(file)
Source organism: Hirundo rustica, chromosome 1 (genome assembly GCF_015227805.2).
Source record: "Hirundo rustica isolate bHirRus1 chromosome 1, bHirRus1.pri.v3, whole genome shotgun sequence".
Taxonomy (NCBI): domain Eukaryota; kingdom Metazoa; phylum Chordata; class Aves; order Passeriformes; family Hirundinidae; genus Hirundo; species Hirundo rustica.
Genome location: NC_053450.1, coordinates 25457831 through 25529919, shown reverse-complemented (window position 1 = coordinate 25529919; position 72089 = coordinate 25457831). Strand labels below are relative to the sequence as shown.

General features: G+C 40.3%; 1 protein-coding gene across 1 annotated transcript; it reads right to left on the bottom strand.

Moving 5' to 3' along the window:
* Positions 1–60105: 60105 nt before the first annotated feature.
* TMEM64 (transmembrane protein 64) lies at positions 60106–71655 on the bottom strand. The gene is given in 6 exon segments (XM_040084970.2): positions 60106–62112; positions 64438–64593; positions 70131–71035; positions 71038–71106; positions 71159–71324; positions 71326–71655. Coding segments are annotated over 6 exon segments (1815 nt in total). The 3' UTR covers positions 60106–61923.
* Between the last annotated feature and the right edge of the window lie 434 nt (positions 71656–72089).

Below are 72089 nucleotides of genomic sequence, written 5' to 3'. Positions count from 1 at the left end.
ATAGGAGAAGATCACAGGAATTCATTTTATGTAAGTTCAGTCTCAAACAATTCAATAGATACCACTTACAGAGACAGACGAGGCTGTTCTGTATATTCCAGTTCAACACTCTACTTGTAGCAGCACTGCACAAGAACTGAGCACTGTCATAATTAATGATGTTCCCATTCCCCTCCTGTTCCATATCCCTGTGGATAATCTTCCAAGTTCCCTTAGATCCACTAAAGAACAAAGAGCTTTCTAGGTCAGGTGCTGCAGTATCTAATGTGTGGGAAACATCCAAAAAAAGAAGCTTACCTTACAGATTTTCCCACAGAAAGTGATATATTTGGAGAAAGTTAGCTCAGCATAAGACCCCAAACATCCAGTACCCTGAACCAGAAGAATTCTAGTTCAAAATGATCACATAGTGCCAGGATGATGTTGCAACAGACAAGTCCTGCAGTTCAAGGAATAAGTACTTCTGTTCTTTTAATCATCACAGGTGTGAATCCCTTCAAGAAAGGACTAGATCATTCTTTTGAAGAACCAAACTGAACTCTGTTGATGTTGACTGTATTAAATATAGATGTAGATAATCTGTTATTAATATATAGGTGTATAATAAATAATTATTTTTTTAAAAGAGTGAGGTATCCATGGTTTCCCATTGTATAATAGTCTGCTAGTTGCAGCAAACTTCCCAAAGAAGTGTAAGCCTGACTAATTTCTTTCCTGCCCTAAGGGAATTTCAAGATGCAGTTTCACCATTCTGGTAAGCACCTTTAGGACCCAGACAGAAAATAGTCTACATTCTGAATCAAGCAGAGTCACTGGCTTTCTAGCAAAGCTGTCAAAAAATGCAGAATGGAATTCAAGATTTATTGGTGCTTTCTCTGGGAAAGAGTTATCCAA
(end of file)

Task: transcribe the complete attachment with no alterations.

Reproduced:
Source organism: Hirundo rustica, chromosome 1 (genome assembly GCF_015227805.2).
Source record: "Hirundo rustica isolate bHirRus1 chromosome 1, bHirRus1.pri.v3, whole genome shotgun sequence".
Taxonomy (NCBI): domain Eukaryota; kingdom Metazoa; phylum Chordata; class Aves; order Passeriformes; family Hirundinidae; genus Hirundo; species Hirundo rustica.
Genome location: NC_053450.1, coordinates 25457831 through 25529919, shown reverse-complemented (window position 1 = coordinate 25529919; position 72089 = coordinate 25457831). Strand labels below are relative to the sequence as shown.

General features: G+C 40.3%; 1 protein-coding gene across 1 annotated transcript; it reads right to left on the bottom strand.

Moving 5' to 3' along the window:
* Positions 1–60105: 60105 nt before the first annotated feature.
* TMEM64 (transmembrane protein 64) lies at positions 60106–71655 on the bottom strand. The gene is given in 6 exon segments (XM_040084970.2): positions 60106–62112; positions 64438–64593; positions 70131–71035; positions 71038–71106; positions 71159–71324; positions 71326–71655. Coding segments are annotated over 6 exon segments (1815 nt in total). The 3' UTR covers positions 60106–61923.
* Between the last annotated feature and the right edge of the window lie 434 nt (positions 71656–72089).

Below are 72089 nucleotides of genomic sequence, written 5' to 3'. Positions count from 1 at the left end.
ATAGGAGAAGATCACAGGAATTCATTTTATGTAAGTTCAGTCTCAAACAATTCAATAGATACCACTTACAGAGACAGACGAGGCTGTTCTGTATATTCCAGTTCAACACTCTACTTGTAGCAGCACTGCACAAGAACTGAGCACTGTCATAATTAATGATGTTCCCATTCCCCTCCTGTTCCATATCCCTGTGGATAATCTTCCAAGTTCCCTTAGATCCACTAAAGAACAAAGAGCTTTCTAGGTCAGGTGCTGCAGTATCTAATGTGTGGGAAACATCCAAAAAAAGAAGCTTACCTTACAGATTTTCCCACAGAAAGTGATATATTTGGAGAAAGTTAGCTCAGCATAAGACCCCAAACATCCAGTACCCTGAACCAGAAGAATTCTAGTTCAAAATGATCACATAGTGCCAGGATGATGTTGCAACAGACAAGTCCTGCAGTTCAAGGAATAAGTACTTCTGTTCTTTTAATCATCACAGGTGTGAATCCCTTCAAGAAAGGACTAGATCATTCTTTTGAAGAACCAAACTGAACTCTGTTGATGTTGACTGTATTAAATATAGATGTAGATAATCTGTTATTAATATATAGGTGTATAATAAATAATTATTTTTTTAAAAGAGTGAGGTATCCATGGTTTCCCATTGTATAATAGTCTGCTAGTTGCAGCAAACTTCCCAAAGAAGTGTAAGCCTGACTAATTTCTTTCCTGCCCTAAGGGAATTTCAAGATGCAGTTTCACCATTCTGGTAAGCACCTTTAGGACCCAGACAGAAAATAGTCTACATTCTGAATCAAGCAGAGTCACTGGCTTTCTAGCAAAGCTGTCAAAAAATGCAGAATGGAATTCAAGATTTATTGGTGCTTTCTCTGGGAAAGAGTTATCCAA